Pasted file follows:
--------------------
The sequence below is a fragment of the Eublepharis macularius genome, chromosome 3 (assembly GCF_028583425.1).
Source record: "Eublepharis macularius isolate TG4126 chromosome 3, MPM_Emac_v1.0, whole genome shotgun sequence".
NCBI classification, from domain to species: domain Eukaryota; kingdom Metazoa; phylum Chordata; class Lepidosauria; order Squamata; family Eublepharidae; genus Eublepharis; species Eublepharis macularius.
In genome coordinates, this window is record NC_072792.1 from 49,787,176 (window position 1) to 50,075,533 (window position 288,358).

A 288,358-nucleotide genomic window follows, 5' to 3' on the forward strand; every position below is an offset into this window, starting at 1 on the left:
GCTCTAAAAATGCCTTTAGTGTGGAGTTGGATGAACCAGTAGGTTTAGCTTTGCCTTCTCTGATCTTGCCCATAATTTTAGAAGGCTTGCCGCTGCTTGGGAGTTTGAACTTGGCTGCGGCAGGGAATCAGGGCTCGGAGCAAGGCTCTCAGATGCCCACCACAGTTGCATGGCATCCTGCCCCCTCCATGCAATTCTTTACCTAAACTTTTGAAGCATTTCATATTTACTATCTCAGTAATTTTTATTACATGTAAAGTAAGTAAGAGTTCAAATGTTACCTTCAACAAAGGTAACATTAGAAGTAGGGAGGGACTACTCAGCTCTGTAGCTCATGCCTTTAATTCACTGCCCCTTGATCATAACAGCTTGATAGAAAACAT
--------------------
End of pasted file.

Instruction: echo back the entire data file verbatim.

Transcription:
The sequence below is a fragment of the Eublepharis macularius genome, chromosome 3 (assembly GCF_028583425.1).
Source record: "Eublepharis macularius isolate TG4126 chromosome 3, MPM_Emac_v1.0, whole genome shotgun sequence".
NCBI classification, from domain to species: domain Eukaryota; kingdom Metazoa; phylum Chordata; class Lepidosauria; order Squamata; family Eublepharidae; genus Eublepharis; species Eublepharis macularius.
In genome coordinates, this window is record NC_072792.1 from 49,787,176 (window position 1) to 50,075,533 (window position 288,358).

A 288,358-nucleotide genomic window follows, 5' to 3' on the forward strand; every position below is an offset into this window, starting at 1 on the left:
GCTCTAAAAATGCCTTTAGTGTGGAGTTGGATGAACCAGTAGGTTTAGCTTTGCCTTCTCTGATCTTGCCCATAATTTTAGAAGGCTTGCCGCTGCTTGGGAGTTTGAACTTGGCTGCGGCAGGGAATCAGGGCTCGGAGCAAGGCTCTCAGATGCCCACCACAGTTGCATGGCATCCTGCCCCCTCCATGCAATTCTTTACCTAAACTTTTGAAGCATTTCATATTTACTATCTCAGTAATTTTTATTACATGTAAAGTAAGTAAGAGTTCAAATGTTACCTTCAACAAAGGTAACATTAGAAGTAGGGAGGGACTACTCAGCTCTGTAGCTCATGCCTTTAATTCACTGCCCCTTGATCATAACAGCTTGATAGAAAACAT